AFRICAN THRUSH (Turdus pelios) – One at Kakamega.
Sturnidae (Starlings)
WATTLED STARLING (Creatophora cinerea) – We saw a total of about 140 in the Ngorongoro-Serengeti area.
VIOLET-BACKED STARLING (Cinnyricinclus leucogaster) – Four at Kakamega.
RED-WINGED STARLING (Onychognathus morio) – Six at Ngorongoro Crater, and 2 at Thomson's Falls.
BRISTLE-CROWNED STARLING (Onychognathus salvadorii) – Nice looks at this 'northern species' at Baringo.
STUHLMANN'S STARLING (Poeoptera stuhlmanni) – About 15 at Kakamega.
HILDEBRANDT'S STARLING (Lamprotornis hildebrandti) – Common at Ngorongoro Crater and in the Serengeti. [E]
R┬čUEPPELL'S STARLING (Lamprotornis purpuroptera) – Common in the Serengeti and at Baringo and Bogoria; with a total of about 120.
ASHY STARLING (Lamprotornis unicolor) – About 80 at Tarangire. [E]
SUPERB STARLING (Lamprotornis superbus) – Very common and widespread.
GREATER BLUE-EARED STARLING (Lamprotornis chalybaeus) – Two at Tarangire, 50 at Nakuru, and 30 in the Kerio Valley.
Buphagidae (Oxpeckers)
RED-BILLED OXPECKER (Buphagus erythrorhynchus) – Common throughout the tour in areas with big game.
YELLOW-BILLED OXPECKER (Buphagus africanus) – Common in areas with big game - especially giraffe and buffalo.
Nectariniidae (Sunbirds and Spiderhunters)
KENYA VIOLET-BACKED SUNBIRD (Anthreptes orientalis) – About 6 at Baringo.
GREEN SUNBIRD (Anthreptes rectirostris) – We scoped a single male at Kakamega.


Yellow-billed Oxpeckers were common. These two are stting on the back of an African Buffalo. Photo by participant Jean Rigden.

COLLARED SUNBIRD (Hedydipna collaris) – Two at Gibb's Farm, 8 at Kakamega, and 1 at Mountain Lodge.
GREEN-HEADED SUNBIRD (Cyanomitra verticalis) – Singles at four different sites in Kenya.
WESTERN OLIVE SUNBIRD (Cyanomitra obscura) – Two singles at Kakamega.
AMETHYST SUNBIRD (Chalcomitra amethystina) – About 30 on a bottle-brush tree at Thomson's Falls.
SCARLET-CHESTED SUNBIRD (Chalcomitra senegalensis) – Fairly common and widespread, with a total of about 40.
HUNTER'S SUNBIRD (Chalcomitra hunteri) – Three singles at Baringo.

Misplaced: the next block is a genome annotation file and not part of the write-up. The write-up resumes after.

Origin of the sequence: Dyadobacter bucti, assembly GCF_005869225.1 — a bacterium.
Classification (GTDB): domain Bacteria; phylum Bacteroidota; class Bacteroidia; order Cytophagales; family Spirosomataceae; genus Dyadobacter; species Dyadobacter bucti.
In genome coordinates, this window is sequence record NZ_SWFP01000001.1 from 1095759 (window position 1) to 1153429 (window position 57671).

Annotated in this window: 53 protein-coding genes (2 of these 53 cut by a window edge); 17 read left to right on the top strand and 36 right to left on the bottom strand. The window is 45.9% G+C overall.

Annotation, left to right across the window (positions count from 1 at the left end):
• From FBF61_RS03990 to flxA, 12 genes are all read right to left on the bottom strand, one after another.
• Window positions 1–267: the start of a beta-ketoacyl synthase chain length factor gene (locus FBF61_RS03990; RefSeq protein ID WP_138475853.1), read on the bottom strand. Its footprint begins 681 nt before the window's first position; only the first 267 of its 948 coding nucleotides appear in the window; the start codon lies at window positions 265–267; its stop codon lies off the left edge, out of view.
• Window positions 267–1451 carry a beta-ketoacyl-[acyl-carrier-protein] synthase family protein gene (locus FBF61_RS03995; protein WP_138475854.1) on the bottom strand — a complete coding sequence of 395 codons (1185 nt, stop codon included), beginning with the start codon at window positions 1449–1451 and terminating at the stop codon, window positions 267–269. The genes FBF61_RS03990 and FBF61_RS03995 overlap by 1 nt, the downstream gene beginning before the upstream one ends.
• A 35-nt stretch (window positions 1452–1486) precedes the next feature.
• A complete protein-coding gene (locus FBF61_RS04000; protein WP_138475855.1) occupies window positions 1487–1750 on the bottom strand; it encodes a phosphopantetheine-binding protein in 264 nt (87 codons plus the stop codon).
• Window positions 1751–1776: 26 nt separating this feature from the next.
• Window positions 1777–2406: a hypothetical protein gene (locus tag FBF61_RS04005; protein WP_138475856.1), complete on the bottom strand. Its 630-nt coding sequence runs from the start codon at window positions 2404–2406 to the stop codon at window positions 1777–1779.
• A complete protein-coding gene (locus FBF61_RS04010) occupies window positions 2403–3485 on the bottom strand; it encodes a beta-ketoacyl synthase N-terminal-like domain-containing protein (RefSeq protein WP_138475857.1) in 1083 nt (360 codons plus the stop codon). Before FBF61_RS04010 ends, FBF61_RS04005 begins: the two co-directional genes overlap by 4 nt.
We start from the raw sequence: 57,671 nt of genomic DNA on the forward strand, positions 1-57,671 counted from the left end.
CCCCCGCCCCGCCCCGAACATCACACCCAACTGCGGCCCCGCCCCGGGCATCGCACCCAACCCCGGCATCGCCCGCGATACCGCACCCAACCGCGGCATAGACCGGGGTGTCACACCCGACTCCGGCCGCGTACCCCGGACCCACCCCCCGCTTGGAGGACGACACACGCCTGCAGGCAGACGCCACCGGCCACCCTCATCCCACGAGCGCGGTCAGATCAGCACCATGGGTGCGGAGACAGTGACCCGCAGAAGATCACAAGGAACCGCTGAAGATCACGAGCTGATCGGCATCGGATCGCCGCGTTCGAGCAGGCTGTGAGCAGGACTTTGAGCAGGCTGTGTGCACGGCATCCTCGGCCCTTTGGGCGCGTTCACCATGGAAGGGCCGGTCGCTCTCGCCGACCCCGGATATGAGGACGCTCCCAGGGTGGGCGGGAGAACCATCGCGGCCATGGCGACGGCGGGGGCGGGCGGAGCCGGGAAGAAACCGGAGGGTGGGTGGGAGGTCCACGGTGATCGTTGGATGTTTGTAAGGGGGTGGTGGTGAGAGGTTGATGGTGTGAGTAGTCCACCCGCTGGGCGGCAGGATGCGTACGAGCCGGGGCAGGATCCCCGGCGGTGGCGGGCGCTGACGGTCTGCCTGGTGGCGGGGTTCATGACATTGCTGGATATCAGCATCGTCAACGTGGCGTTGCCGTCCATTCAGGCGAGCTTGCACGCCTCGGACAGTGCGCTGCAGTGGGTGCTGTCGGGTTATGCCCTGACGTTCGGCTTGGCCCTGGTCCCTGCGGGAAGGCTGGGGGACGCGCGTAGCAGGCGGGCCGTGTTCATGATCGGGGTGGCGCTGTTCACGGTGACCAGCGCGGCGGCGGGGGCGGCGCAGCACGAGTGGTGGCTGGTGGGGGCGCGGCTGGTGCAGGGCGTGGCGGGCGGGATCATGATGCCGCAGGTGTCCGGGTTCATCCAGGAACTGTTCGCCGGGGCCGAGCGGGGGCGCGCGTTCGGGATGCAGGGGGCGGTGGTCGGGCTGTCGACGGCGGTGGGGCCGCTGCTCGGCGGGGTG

TACAZZE SUNBIRD (Nectarinia tacazze) – We saw about 10 fabulous males on the Bottle-brush tree at Thomson's Falls.
BRONZE SUNBIRD (Nectarinia kilimensis) – Widespread in small numbers.
GOLDEN-WINGED SUNBIRD (Drepanorhynchus reichenowi) – One at Ngorongoro.
NORTHERN DOUBLE-COLLARED SUNBIRD (Cinnyris reichenowi) – Three at Kakamega.
EASTERN DOUBLE-COLLARED SUNBIRD (Cinnyris mediocris) – Small numbers at Ngorongoro, Thomson's Falls, and Mountain Lodge. [E]
BEAUTIFUL SUNBIRD (Cinnyris pulchellus) – Four in non-breeding plumage in the Ngorongoro Conservation Area, and then about 20 including some fabulous males at Baringo.
MARIQUA SUNBIRD (Cinnyris mariquensis) – Three in the Serengeti.
VARIABLE SUNBIRD (Cinnyris venustus) – Widespread in small numbers, with a total of about 40.
Motacillidae (Wagtails and Pipits)
CAPE WAGTAIL (Motacilla capensis) – Two at Mountain Lodge.
MOUNTAIN WAGTAIL (Motacilla clara) – One along the stream at Kakamega.
AFRICAN PIED WAGTAIL (Motacilla aguimp) – Common and widespread.
AFRICAN PIPIT (Anthus cinnamomeus) – Small numbers in the Ngorongoro-Serengeti area.
YELLOW-THROATED LONGCLAW (Macronyx croceus) – One at Nakuru.
Fringillidae (Finches, Euphonias, and Allies)
YELLOW-CROWNED CANARY (Serinus flavivertex) – Two at Mountain Lodge.
SOUTHERN CITRIL (Serinus hypostictus) – Two at Ngorongoro, 2 at Kakamega, and 1 at Kapsabet.
REICHENOW'S SEEDEATER (Serinus reichenowi) – Twenty at Nairobi, and 1 in the Kerio Valley.
WHITE-BELLIED CANARY (Serinus dorsostriatus) – Fairly common in the Serengeti.
BRIMSTONE CANARY (Serinus sulphuratus) – Three singles at Nakuru.
STREAKY SEEDEATER (Serinus striolatus) – Widespread in small numbers, with a total of about 30.
THICK-BILLED SEEDEATER (Serinus burtoni) – Two at Gibb's Farm, and 1 along the rim of Ngorongoro Crater.
Passeridae (Old World Sparrows)
HOUSE SPARROW (Passer domesticus) – Small numbers were seen in a couple of gas stations.
KENYA RUFOUS SPARROW (Passer rufocinctus) – Small numbers in acacia bush country like Nairobi NP, the Serengeti, and at Nakuru; in all we saw about 70. [E]
NORTHERN GRAY-HEADED SPARROW (Passer griseus) – Widespread in small numbers.
PARROT-BILLED SPARROW (Passer gongonensis) – Two at Baringo.
SWAHILI SPARROW (Passer suahelicus) – About a dozen in the Seronera area.
CHESTNUT SPARROW (Passer eminibey) – A pair in the Serengeti included a male in breeding plumage.
YELLOW-SPOTTED PETRONIA (Petronia pyrgita) – Widespread in small numbers.